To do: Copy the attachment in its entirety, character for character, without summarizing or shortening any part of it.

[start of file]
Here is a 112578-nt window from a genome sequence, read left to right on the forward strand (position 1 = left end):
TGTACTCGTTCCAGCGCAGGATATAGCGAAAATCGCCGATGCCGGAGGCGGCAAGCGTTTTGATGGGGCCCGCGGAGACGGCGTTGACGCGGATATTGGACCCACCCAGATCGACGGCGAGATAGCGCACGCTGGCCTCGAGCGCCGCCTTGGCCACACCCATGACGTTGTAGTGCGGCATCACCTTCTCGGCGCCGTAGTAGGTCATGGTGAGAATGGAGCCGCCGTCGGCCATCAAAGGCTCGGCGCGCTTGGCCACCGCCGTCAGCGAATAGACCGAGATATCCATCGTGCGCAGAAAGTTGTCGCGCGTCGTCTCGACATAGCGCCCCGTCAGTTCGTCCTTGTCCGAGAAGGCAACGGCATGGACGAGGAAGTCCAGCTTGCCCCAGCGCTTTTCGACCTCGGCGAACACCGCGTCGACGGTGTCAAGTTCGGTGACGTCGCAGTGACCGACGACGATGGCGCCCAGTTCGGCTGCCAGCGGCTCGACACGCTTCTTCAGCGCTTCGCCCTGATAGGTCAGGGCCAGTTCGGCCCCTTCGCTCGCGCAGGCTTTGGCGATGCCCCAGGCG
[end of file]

Here is a 112578-nt window from a genome sequence, read left to right on the forward strand (position 1 = left end):
TGTACTCGTTCCAGCGCAGGATATAGCGAAAATCGCCGATGCCGGAGGCGGCAAGCGTTTTGATGGGGCCCGCGGAGACGGCGTTGACGCGGATATTGGACCCACCCAGATCGACGGCGAGATAGCGCACGCTGGCCTCGAGCGCCGCCTTGGCCACACCCATGACGTTGTAGTGCGGCATCACCTTCTCGGCGCCGTAGTAGGTCATGGTGAGAATGGAGCCGCCGTCGGCCATCAAAGGCTCGGCGCGCTTGGCCACCGCCGTCAGCGAATAGACCGAGATATCCATCGTGCGCAGAAAGTTGTCGCGCGTCGTCTCGACATAGCGCCCCGTCAGTTCGTCCTTGTCCGAGAAGGCAACGGCATGGACGAGGAAGTCCAGCTTGCCCCAGCGCTTTTCGACCTCGGCGAACACCGCGTCGACGGTGTCAAGTTCGGTGACGTCGCAGTGACCGACGACGATGGCGCCCAGTTCGGCTGCCAGCGGCTCGACACGCTTCTTCAGCGCTTCGCCCTGATAGGTCAGGGCCAGTTCGGCCCCTTCGCTCGCGCAGGCTTTGGCGATGCCCCAGGCG